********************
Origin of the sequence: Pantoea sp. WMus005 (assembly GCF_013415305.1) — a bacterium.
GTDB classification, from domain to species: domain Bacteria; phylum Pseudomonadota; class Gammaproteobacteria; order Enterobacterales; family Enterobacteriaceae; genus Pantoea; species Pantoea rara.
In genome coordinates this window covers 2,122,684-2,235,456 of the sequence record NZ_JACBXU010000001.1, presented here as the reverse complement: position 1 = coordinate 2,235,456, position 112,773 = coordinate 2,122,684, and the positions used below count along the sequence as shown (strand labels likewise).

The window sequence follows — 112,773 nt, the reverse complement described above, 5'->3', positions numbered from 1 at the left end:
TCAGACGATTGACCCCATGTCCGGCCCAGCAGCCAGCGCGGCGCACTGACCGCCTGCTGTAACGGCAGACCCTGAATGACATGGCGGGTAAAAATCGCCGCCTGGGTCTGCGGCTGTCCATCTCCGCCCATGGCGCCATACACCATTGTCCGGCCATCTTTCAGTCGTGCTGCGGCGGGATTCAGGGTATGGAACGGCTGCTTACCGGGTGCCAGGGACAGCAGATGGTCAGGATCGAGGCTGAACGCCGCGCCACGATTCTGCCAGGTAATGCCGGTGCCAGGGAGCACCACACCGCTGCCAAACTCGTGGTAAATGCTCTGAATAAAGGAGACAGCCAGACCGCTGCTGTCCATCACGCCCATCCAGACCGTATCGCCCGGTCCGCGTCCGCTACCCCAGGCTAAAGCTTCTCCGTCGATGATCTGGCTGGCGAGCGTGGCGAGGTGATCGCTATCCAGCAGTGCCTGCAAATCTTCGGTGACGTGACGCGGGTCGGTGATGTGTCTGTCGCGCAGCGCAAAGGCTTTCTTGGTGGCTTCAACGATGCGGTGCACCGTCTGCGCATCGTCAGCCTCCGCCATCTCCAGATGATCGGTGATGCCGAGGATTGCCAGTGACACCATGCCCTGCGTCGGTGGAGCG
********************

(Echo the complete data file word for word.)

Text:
Origin of the sequence: Pantoea sp. WMus005 (assembly GCF_013415305.1) — a bacterium.
GTDB classification, from domain to species: domain Bacteria; phylum Pseudomonadota; class Gammaproteobacteria; order Enterobacterales; family Enterobacteriaceae; genus Pantoea; species Pantoea rara.
In genome coordinates this window covers 2,122,684-2,235,456 of the sequence record NZ_JACBXU010000001.1, presented here as the reverse complement: position 1 = coordinate 2,235,456, position 112,773 = coordinate 2,122,684, and the positions used below count along the sequence as shown (strand labels likewise).

The window sequence follows — 112,773 nt, the reverse complement described above, 5'->3', positions numbered from 1 at the left end:
TCAGACGATTGACCCCATGTCCGGCCCAGCAGCCAGCGCGGCGCACTGACCGCCTGCTGTAACGGCAGACCCTGAATGACATGGCGGGTAAAAATCGCCGCCTGGGTCTGCGGCTGTCCATCTCCGCCCATGGCGCCATACACCATTGTCCGGCCATCTTTCAGTCGTGCTGCGGCGGGATTCAGGGTATGGAACGGCTGCTTACCGGGTGCCAGGGACAGCAGATGGTCAGGATCGAGGCTGAACGCCGCGCCACGATTCTGCCAGGTAATGCCGGTGCCAGGGAGCACCACACCGCTGCCAAACTCGTGGTAAATGCTCTGAATAAAGGAGACAGCCAGACCGCTGCTGTCCATCACGCCCATCCAGACCGTATCGCCCGGTCCGCGTCCGCTACCCCAGGCTAAAGCTTCTCCGTCGATGATCTGGCTGGCGAGCGTGGCGAGGTGATCGCTATCCAGCAGTGCCTGCAAATCTTCGGTGACGTGACGCGGGTCGGTGATGTGTCTGTCGCGCAGCGCAAAGGCTTTCTTGGTGGCTTCAACGATGCGGTGCACCGTCTGCGCATCGTCAGCCTCCGCCATCTCCAGATGATCGGTGATGCCGAGGATTGCCAGTGACACCATGCCCTGCGTCGGTGGAGCG